- Court: U.S. Supreme Court Certiorari Granted
- Area(s) of Law: Civil Procedure
- Date Filed: March 4, 2013
- Case #: 12-574
- Judge(s)/Court Below: Court Below: United States Court of Appeals for the Ninth Circuit, 688 F.3d 558 (2012)
- Full Text Opinion
Respondents were flying from San Juan, Puerto Rico, to Las Vegas, Nevada with a stop in Atlanta, Georgia carrying $97,000 cash in legal gambling winnings. TSA screening and DEA agents in San Juan questioned respondents about their cash and the DEA officers informed respondents they would be questioned further in Atlanta. Upon arrival in Atlanta, Petitioner, a DEA officer, seized the funds because he suspected involvement in drug transactions and later filed an affidavit for forfeiture proceedings. The funds were returned to Respondents six months later after a U.S. Attorney determined Petitioner's affidavit was misleading.
Respondents brought a Bivens action in the District Court of Nevada against Petitioner and unnamed agents in their individual capacities for violations of Respondents’ Fourth Amendment rights. The trial court granted Petitioner’s motion to dismiss for lack of personal jurisdiction.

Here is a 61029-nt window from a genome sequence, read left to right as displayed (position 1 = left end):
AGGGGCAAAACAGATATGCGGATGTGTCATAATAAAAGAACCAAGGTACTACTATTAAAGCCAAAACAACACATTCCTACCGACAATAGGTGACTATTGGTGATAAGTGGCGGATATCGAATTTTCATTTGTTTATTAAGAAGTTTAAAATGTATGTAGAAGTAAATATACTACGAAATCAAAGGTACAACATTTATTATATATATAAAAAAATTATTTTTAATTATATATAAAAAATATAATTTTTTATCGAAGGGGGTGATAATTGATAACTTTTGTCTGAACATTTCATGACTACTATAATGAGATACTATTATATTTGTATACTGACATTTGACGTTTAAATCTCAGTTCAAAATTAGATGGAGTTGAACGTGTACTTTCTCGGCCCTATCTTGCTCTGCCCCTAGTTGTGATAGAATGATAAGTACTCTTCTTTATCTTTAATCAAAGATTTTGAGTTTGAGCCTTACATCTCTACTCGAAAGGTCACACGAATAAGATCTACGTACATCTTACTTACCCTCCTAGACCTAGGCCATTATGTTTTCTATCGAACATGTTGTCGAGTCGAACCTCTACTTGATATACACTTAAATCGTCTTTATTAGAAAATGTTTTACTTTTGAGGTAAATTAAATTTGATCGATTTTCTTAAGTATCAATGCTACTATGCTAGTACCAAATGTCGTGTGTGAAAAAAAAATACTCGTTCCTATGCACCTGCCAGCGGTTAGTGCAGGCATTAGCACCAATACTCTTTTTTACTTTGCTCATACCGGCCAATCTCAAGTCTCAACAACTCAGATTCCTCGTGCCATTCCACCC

The Court of Appeals for the Ninth Circuit reviewed de novo and overturned the trial court. Applying the test in Schwarzenegger v. Fred Martin Motor Co., 374 F.3d 797 (CA9 2004), the court found specific personal jurisdiction over the non-resident tort defendant because: (1) he purposefully directed his activities at the forum residents according to Calder v. Jones, 465 U.S. 783 (1984); (2) the forum-related conduct factor is satisfied under a “but for” test; and (3) Nevada was a reasonable forum. Finally, the court concluded Nevada was a proper venue under 28 U.S.C. § 1391(b)(2) because the locus of the injury is a relevant factor and the harms were suffered in Nevada.
On appeal, Petitioner argues that the Ninth Circuit misapplied the second prong of the Calder-effects test because intentional acts taken with knowledge that Respondent has connections to the forum do not constitute “express aiming.” Also, Petitioner argues the venue is improper because the events that gave rise to the claim under 28 U.S.C. § 1391(b)(2) all occurred outside of the forum.